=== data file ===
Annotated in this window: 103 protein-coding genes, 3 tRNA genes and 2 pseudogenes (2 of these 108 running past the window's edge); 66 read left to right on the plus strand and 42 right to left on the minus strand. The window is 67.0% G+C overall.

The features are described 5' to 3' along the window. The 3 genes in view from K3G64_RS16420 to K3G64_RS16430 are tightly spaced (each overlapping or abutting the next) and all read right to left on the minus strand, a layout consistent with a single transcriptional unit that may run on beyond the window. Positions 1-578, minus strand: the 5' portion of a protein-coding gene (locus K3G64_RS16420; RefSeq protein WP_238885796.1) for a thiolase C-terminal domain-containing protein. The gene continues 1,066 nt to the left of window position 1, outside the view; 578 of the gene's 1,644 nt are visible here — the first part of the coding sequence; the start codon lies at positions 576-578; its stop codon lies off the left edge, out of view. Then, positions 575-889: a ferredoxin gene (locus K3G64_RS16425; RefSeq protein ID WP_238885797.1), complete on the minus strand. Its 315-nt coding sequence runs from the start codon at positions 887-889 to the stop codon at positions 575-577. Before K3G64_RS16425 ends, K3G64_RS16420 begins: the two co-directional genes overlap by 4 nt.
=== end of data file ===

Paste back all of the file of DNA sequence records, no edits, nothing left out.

Annotated in this window: 103 protein-coding genes, 3 tRNA genes and 2 pseudogenes (2 of these 108 running past the window's edge); 66 read left to right on the plus strand and 42 right to left on the minus strand. The window is 67.0% G+C overall.

The features are described 5' to 3' along the window. The 3 genes in view from K3G64_RS16420 to K3G64_RS16430 are tightly spaced (each overlapping or abutting the next) and all read right to left on the minus strand, a layout consistent with a single transcriptional unit that may run on beyond the window. Positions 1-578, minus strand: the 5' portion of a protein-coding gene (locus K3G64_RS16420; RefSeq protein WP_238885796.1) for a thiolase C-terminal domain-containing protein. The gene continues 1,066 nt to the left of window position 1, outside the view; 578 of the gene's 1,644 nt are visible here — the first part of the coding sequence; the start codon lies at positions 576-578; its stop codon lies off the left edge, out of view. Then, positions 575-889: a ferredoxin gene (locus K3G64_RS16425; RefSeq protein ID WP_238885797.1), complete on the minus strand. Its 315-nt coding sequence runs from the start codon at positions 887-889 to the stop codon at positions 575-577. Before K3G64_RS16425 ends, K3G64_RS16420 begins: the two co-directional genes overlap by 4 nt.